Chris Hemsworth talks about diving into an iconic film franchise and his palpable on-screen chemistry with his Men In Black: International co-star Tessa Thompson, writes David Skipwith.
Hollywood's man of the moment, Chris Hemsworth, admits to feeling some pressure in taking on Men In Black: International and continuing the iconic sci-fi comedy franchise built by Will Smith and Tommy Lee Jones.
Hemsworth established himself as a genuine star and won over diehard Marvel fans with his portrayal of the hammer-wielding God of Thunder, Thor, but the 35-year-old Australian believes added responsibility comes in continuing the Men In Black legacy.
"I love the original films and the franchise that Will Smith and Tommy Lee Jones have built," said Hemsworth.
"Initially I was excited to jump on board but also apprehensive about making sure that we did it justice and were able to extend the journey.
"I feel there's always pressure in any character or film you do. There's the same amount of anxiety and need and passion and want to be true to the story and have it be something that people enjoy and worthy of people coming and paying a visit to the cinema for.
"So there's always that pressure with anything, but there's definitely a little added amount of pressure due to a legacy already being built.
"I did feel that with Thor anyway because the comic books had been around for 40 or 50 years and there was a beloved fanbase prior.
"Fear or anxiety is just a great motivator to work hard and try to do it justice, and have the people who have been a part of the films prior and the fans that have followed the franchise, to be proud of."
The fourth instalment and new spin-off movie extends the idea of the Men In Black operating as an unofficial government agency controlling the immigration of intergalactic species and protecting the Earth from alien threats.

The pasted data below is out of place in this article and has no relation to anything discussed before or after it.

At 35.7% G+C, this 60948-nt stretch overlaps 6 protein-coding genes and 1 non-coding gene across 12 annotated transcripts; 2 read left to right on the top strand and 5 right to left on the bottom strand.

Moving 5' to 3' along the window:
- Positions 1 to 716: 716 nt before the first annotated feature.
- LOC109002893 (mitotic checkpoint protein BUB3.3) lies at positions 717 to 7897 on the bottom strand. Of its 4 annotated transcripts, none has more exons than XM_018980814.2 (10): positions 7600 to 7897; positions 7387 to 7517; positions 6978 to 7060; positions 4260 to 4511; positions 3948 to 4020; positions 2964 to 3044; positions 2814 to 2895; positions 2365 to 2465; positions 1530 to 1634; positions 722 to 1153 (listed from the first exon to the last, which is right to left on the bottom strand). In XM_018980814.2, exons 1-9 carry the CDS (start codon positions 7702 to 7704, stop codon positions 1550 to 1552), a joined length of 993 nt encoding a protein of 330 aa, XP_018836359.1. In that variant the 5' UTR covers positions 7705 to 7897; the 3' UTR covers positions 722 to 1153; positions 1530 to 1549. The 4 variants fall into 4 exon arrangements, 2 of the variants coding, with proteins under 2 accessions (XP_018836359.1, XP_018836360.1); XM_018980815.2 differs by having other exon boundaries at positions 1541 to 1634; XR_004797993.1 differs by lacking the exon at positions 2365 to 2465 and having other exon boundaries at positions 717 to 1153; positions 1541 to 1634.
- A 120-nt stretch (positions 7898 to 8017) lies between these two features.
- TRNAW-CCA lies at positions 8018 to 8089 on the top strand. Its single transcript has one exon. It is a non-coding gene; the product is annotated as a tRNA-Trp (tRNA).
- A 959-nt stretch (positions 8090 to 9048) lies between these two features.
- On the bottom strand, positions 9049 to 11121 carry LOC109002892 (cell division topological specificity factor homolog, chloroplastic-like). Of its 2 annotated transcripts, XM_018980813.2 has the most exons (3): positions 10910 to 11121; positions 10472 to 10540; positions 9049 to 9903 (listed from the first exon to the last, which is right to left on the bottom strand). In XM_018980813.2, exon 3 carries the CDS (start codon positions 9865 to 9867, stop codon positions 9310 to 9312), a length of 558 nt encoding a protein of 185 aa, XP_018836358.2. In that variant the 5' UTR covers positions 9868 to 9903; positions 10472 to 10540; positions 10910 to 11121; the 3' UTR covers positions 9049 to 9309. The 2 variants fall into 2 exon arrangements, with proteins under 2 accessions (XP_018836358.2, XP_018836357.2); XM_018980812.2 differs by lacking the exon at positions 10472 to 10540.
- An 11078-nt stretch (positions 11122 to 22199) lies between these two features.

The producers of the first three movies, Walter F Parkes and Laurie MacDonald, return, and together with director F Gary Gray (Friday, The Fate of the Furious and Straight Outta Compton) introduce new characters, gadgets – including a highly weaponised E-Type Jaguar - and exotic locations, taking the franchise beyond US borders.
"I didn't want to do a remake or a revamp," said Hemsworth. "The idea was to continue on what had been done before and expand on that and geographically take it out of the urban landscape of New York. We shot in London and Morocco and Italy and it had a different aesthetic and a different feel to it and a different energy, and that was what appealed to me initially."
As the rebellious but charismatic Agent H, Hemsworth reunites with his Thor: Ragnarok and Avengers co-star Tessa Thompson, who plays rookie upstart Agent M. The pair form an unlikely partnership as they embark on a globetrotting mission to combat a dangerous new alien that can assume the form of anyone. The film's star power is boosted by Emma Thompson reprising her role as the agency chief from Men In Black 3, while Liam Neeson, Rebecca Ferguson and funny man Kumail Nanjiani also fill big characters.